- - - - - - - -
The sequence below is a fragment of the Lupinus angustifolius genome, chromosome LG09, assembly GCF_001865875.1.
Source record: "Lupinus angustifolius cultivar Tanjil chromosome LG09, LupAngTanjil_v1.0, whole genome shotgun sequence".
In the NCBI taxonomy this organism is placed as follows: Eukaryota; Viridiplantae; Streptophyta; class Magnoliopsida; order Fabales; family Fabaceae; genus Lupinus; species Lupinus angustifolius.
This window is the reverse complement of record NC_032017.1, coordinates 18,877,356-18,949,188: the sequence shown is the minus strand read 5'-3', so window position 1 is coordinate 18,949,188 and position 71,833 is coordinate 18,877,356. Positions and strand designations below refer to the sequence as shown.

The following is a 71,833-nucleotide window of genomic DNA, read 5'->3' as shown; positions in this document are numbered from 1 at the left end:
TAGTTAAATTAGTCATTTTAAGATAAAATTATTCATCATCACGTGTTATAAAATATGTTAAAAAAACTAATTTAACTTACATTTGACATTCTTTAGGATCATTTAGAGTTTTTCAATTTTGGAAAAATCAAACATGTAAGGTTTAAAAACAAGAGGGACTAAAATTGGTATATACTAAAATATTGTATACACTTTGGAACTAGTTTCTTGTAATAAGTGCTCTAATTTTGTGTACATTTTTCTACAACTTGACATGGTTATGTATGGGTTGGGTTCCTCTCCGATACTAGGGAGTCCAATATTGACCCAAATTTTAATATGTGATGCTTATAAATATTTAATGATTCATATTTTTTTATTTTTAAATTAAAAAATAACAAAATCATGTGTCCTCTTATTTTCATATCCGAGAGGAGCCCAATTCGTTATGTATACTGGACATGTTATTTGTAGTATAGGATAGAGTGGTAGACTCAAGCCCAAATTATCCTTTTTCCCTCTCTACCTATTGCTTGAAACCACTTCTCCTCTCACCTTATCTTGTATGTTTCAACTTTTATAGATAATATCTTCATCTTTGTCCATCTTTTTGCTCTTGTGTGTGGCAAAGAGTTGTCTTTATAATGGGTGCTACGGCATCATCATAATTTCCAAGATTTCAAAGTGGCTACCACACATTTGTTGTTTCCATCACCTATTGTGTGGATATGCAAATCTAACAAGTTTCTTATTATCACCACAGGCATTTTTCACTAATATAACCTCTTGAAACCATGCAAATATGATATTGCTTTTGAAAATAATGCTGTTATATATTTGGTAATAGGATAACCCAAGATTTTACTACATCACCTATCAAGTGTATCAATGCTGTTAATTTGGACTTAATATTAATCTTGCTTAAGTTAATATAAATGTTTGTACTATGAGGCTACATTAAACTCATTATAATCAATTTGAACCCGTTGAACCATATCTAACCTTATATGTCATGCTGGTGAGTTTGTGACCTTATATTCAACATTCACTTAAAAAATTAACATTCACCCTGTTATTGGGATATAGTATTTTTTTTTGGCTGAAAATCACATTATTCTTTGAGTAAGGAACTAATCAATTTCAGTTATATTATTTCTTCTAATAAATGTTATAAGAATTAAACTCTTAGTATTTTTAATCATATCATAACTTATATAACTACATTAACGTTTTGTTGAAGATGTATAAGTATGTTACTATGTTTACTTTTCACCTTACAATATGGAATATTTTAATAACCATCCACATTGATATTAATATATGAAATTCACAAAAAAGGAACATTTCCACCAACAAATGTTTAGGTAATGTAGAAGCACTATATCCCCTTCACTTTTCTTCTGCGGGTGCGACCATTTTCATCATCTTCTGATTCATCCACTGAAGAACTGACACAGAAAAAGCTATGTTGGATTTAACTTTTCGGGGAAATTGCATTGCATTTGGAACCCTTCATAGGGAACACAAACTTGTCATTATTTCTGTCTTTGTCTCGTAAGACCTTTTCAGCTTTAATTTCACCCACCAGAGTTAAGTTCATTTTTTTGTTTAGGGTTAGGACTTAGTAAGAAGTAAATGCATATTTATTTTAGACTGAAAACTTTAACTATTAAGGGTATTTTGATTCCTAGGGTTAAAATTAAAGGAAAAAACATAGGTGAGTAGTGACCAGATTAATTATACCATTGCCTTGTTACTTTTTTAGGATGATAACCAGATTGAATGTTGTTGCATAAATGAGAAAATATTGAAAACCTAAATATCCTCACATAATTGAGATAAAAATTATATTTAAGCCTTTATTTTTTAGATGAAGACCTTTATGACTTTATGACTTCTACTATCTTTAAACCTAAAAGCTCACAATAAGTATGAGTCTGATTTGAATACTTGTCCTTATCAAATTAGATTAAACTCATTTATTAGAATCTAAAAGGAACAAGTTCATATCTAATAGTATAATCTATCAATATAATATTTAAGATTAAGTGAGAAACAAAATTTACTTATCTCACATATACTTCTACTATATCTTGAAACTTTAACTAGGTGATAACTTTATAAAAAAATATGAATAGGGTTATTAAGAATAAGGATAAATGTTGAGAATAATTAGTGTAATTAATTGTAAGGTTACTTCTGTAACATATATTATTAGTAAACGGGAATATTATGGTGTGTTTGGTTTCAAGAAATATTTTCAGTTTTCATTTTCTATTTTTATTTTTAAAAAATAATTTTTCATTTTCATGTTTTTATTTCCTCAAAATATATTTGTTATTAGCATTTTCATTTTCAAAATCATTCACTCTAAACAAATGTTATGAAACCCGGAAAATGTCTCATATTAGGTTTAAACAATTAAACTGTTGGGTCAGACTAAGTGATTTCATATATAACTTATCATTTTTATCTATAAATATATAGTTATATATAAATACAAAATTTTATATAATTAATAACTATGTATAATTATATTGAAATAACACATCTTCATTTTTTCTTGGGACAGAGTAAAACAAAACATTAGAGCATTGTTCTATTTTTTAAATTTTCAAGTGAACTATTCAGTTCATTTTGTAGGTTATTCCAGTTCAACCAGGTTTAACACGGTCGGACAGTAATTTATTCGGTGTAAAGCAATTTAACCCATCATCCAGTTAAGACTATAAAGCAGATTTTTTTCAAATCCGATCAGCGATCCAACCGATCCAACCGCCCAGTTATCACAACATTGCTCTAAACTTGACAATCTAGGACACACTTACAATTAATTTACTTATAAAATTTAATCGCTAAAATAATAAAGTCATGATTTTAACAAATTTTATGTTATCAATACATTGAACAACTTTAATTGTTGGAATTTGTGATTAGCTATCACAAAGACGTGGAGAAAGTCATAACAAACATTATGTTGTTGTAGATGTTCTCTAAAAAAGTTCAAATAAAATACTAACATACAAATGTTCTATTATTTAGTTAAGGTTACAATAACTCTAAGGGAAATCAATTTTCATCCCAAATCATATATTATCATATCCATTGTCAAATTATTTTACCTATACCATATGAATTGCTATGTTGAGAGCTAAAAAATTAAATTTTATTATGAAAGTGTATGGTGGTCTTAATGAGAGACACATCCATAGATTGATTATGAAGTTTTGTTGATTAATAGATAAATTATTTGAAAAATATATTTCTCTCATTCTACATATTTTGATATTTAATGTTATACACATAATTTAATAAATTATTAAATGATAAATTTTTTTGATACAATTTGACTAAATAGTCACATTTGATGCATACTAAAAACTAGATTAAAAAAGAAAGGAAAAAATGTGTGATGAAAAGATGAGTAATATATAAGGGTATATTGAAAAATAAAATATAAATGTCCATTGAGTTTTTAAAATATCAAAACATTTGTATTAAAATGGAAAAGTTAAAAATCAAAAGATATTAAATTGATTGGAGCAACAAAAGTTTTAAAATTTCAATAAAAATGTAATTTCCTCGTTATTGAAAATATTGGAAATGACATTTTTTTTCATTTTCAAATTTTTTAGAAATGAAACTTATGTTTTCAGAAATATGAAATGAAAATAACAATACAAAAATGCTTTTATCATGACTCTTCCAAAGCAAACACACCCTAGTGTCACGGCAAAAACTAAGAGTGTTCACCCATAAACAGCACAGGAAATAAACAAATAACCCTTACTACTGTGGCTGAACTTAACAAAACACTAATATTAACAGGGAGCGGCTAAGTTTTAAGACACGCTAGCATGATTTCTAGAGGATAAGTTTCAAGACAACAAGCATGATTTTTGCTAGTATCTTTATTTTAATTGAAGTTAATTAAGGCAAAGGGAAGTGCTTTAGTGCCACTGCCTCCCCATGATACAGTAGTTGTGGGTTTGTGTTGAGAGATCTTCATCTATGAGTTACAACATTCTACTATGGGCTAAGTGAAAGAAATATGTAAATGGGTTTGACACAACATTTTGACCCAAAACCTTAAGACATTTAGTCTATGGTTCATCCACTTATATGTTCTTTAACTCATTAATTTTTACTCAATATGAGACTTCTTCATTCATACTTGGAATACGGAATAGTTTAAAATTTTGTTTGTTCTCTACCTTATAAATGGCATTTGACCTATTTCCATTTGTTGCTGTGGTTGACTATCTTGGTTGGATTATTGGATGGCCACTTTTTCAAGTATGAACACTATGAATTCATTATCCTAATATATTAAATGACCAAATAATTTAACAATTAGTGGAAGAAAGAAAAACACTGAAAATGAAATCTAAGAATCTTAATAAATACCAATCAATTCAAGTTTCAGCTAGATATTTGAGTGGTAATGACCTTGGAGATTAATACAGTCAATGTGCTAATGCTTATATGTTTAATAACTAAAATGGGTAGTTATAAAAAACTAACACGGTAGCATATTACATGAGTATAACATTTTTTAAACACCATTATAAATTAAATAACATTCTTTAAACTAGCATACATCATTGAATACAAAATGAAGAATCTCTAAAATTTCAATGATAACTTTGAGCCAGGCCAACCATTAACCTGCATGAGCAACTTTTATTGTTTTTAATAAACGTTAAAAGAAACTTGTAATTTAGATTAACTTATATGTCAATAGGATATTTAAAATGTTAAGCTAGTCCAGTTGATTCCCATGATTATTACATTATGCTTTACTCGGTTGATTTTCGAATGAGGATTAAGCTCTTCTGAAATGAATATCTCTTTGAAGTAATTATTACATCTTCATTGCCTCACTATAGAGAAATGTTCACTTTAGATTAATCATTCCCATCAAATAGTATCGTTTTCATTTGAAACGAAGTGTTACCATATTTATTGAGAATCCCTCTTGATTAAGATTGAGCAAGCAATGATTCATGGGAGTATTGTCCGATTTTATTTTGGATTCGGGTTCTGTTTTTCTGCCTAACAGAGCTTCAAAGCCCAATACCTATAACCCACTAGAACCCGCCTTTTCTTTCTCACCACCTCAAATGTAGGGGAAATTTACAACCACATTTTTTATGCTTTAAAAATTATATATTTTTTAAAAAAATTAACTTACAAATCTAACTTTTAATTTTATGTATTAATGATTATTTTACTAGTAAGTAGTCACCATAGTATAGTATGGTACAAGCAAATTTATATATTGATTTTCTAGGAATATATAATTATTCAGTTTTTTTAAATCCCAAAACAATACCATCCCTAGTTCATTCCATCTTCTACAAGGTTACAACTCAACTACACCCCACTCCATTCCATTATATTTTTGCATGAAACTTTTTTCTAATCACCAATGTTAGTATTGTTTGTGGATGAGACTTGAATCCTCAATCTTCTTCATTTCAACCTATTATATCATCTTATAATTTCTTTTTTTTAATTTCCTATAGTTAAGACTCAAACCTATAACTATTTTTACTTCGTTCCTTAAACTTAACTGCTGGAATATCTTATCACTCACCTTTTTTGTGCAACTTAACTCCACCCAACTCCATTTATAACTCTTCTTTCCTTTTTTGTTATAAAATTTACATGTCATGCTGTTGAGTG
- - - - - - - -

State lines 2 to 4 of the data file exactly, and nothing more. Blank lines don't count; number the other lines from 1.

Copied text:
Source record: "Lupinus angustifolius cultivar Tanjil chromosome LG09, LupAngTanjil_v1.0, whole genome shotgun sequence".
In the NCBI taxonomy this organism is placed as follows: Eukaryota; Viridiplantae; Streptophyta; class Magnoliopsida; order Fabales; family Fabaceae; genus Lupinus; species Lupinus angustifolius.
This window is the reverse complement of record NC_032017.1, coordinates 18,877,356-18,949,188: the sequence shown is the minus strand read 5'-3', so window position 1 is coordinate 18,949,188 and position 71,833 is coordinate 18,877,356. Positions and strand designations below refer to the sequence as shown.